Venison Sausage With Asparagus and Roasted Tomatoes





Introduction: Venison Sausage With Asparagus and Roasted Tomatoes

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Venison sausage makes everything taste better. Yet another use for roasted tomatoes.

Step 1: Identify Ingredients

I was in need of a quick dinner, and identified a few things in my fridge that needed to be used: a bunch of asparagus, some roasted tomatoes I hadn't bothered to freeze, and some of my uncle's venison sausage that I'd recently defrosted. These plus a few staples, and we're set.

canola oil
1 large onion, chopped
1 pound asparagus, chopped
6 cloves garlic, chopped
1-2 lbs venison sausage*, chopped
1 cup roasted tomatoes**

Add onion to hot oiled pan and stir until it begins to soften and brown. Add asparagus, garlic, and sausage and continue stirring to prevent sticking.

When the asparagus is almost soft and the sausage is brown on the outside, it's time to add the tomatoes and stir some more.

*This was hot breakfast sausage. Most any sausage would work here; I prefer the stronger-flavored ones to stand up to the other ingredients.

**Roasted tomatoes are a good choice when pressed for time because their excess water is already gone. Their flavor is also much stronger.

Step 2: Season

Add a bit of balsamic vinegar, salt, and pepper to taste.

Continue cooking and stirring over medium-high heat to drive additional liquid away and thicken the mixture.

Step 3: Serve

Do a final double-check on the seasonings, then serve hot.

This would be quite nice over most any type of starch: rice, noodles, polenta, or mashed potatoes.



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    10 Discussions

    I have a few friends that hunt and the venison they bring back is delicious. These pictures remind me of the end of Akira, but in my gut I know it should taste fantastic.

    3 replies

    It's hard to take appealing pictures of chunks in red goo, especially when you're hungry and in a hurry!

    Any suggestions for making it look less gory next time?

    Here's another fine example of a gory photoshoot for tasty food, though I'm afraid it couldn't be helped.

    If you're really curious, take a peek at what the pros do. Flip through a Food & Wine or any of the dozens of food books that are constantly being discounted at Borders. If the food is wet and gooey, don't emphasize that by putting it on a plate where it doesn't hold its form. Put it into a bowl instead. A white bowl will help to provide a cleaner look and not be such a bloody (literally) contrast. Another key is to get some better lighting. Since you're cooking this at night you're pretty screwed, since some daylight would be great. The flash really emphasizes a crime scene look and makes me think of Weegee photos. Think about the angle of the shot. A top-down shot is too technical if you're trying to sell the food. Dropping down makes the shot more personal and appealing. Another trick would be to garnish the food with something else. Chili gets corn bread and soup gets crackers. Venison sausage gets... I don't know. You used these techniques in the avodaco shot, but I think that you got a little too close on those. I might've even tried a white plate instead to have some cool dessert puddles beneath it. And if you want to create those cool patterns and swirls that restaurants do? Just get some toothpicks. OK, a little too much there, but I hope that helps.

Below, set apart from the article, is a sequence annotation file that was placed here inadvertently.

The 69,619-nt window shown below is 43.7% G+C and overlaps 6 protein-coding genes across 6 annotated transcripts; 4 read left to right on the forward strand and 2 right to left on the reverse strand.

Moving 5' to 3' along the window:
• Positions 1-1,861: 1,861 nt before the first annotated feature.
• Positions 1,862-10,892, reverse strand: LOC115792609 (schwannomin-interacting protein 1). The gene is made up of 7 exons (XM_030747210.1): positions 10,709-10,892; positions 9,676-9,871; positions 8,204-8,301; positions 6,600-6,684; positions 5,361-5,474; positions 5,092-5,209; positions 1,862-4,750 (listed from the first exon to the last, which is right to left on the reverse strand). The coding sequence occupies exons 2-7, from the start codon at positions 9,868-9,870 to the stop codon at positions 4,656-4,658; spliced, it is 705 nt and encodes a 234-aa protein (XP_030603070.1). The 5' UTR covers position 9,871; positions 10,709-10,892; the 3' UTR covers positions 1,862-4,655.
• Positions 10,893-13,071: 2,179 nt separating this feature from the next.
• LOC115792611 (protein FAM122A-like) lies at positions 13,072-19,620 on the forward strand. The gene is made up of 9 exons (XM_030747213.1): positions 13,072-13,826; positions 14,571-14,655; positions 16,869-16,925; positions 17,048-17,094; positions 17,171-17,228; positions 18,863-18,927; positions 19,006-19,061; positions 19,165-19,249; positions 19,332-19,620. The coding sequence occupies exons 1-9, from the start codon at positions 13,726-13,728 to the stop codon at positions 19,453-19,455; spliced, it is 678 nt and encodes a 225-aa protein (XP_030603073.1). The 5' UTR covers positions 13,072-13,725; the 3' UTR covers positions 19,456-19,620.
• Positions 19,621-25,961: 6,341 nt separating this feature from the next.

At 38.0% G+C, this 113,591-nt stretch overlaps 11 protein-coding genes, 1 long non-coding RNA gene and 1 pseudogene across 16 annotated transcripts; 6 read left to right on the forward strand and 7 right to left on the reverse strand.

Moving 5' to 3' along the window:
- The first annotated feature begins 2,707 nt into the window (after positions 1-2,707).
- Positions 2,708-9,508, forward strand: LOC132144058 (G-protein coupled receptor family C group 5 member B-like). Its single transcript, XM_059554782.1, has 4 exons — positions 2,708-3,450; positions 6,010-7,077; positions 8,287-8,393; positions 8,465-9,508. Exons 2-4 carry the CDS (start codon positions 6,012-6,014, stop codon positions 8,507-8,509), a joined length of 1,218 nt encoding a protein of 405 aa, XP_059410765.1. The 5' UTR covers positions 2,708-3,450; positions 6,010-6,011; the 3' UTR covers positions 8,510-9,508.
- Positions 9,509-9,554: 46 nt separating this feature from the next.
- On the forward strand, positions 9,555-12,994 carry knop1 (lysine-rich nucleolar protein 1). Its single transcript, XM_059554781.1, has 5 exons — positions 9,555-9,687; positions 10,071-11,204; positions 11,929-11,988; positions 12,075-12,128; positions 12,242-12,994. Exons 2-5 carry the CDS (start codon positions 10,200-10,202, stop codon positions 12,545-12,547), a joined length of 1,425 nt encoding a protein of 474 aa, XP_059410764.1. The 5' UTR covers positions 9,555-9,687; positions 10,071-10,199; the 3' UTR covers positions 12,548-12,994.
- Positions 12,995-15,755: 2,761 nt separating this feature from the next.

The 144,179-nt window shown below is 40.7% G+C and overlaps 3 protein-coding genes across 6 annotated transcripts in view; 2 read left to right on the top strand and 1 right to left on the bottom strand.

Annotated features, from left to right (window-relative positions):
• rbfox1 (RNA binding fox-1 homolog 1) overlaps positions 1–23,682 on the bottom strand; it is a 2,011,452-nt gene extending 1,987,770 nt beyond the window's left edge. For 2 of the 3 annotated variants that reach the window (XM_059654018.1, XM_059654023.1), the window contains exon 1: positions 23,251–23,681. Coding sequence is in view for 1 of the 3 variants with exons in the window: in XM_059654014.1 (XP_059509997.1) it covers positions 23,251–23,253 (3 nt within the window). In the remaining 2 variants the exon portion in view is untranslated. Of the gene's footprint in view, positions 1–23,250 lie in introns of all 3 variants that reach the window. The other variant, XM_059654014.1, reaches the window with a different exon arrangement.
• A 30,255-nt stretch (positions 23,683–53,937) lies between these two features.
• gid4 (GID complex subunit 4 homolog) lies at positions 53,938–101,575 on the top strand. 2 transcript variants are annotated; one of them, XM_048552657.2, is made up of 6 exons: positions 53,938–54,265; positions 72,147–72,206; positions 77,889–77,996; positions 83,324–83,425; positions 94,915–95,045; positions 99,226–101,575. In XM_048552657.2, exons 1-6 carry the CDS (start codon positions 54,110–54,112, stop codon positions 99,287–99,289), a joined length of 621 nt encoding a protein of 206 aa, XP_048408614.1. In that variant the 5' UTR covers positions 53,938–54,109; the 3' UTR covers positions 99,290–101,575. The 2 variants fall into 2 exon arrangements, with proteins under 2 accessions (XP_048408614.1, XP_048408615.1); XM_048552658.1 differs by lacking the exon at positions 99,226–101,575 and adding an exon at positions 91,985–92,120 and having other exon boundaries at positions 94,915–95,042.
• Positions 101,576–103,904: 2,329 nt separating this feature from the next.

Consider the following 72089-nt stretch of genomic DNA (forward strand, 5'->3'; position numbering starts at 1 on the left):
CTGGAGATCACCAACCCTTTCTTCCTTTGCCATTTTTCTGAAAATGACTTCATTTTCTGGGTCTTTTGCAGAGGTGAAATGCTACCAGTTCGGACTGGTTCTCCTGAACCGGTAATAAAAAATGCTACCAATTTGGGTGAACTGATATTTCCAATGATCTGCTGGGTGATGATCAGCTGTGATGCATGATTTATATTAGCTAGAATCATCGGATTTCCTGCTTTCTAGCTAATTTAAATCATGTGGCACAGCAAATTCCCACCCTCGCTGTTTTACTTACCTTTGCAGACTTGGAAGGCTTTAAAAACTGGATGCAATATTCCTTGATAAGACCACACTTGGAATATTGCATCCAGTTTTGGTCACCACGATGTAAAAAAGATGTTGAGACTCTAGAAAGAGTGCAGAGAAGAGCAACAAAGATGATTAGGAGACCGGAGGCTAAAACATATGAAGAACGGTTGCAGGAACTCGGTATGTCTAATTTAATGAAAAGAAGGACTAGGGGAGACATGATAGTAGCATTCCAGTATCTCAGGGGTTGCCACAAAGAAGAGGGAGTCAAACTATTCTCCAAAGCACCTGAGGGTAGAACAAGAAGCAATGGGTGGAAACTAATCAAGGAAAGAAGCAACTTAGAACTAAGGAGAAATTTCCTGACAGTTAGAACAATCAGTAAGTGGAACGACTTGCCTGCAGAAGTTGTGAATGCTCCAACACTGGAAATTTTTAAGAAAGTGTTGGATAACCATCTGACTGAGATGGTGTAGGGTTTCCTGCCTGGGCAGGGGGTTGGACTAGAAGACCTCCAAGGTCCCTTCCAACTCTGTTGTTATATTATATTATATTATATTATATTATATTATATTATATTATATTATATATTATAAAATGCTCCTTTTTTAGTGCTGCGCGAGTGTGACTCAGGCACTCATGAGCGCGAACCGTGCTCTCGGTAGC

Hey, good suggestions! I love gratuitous detail. Of course, I don't actually own any white plates- all of mine are combinations of red/green/blue. The bowl in the avocado picture belonged to a friend who has since moved. I can certainly try bowls and accessorizing, though- those are easy. A tripod has been on the list for a while, and would help with the flash problem. We really need a lightbox in our kitchen.

    BAMBI !!! NOOOOOOOOOOOOOOOOOOOOO!!!!! where does one get venison sausage anyhows? (prolly just west coast hippy food)

    3 replies

    I'd guess you can get it anywhere in the US if you knew where to look, but if you live in an area where deer hunting is popular check the classifieds in the local papers. Alternatively, you could take up the "sport" yourself and have the meat processed at a game butcher.

    Wild venison cannot legally be sold in the US, so if you find a hunter with extras it will have to be a case of mutual gifting.

    The venison was wild from a relative in South Carolina. We can get venison at our local grocery, but it's typically farm raised from New Zealand. There's a world of difference in taste between the wild and farm raised. Also, this dinner was so good, it ruined my taste buds for any other food!

    It's probably good, but looks like vomit. I'd use a different meat though (not sausage).

    1 reply

    I'd recommend somthing with a strong flavor to stand up to the rest of the ingredients. Ground lamb would probably work well.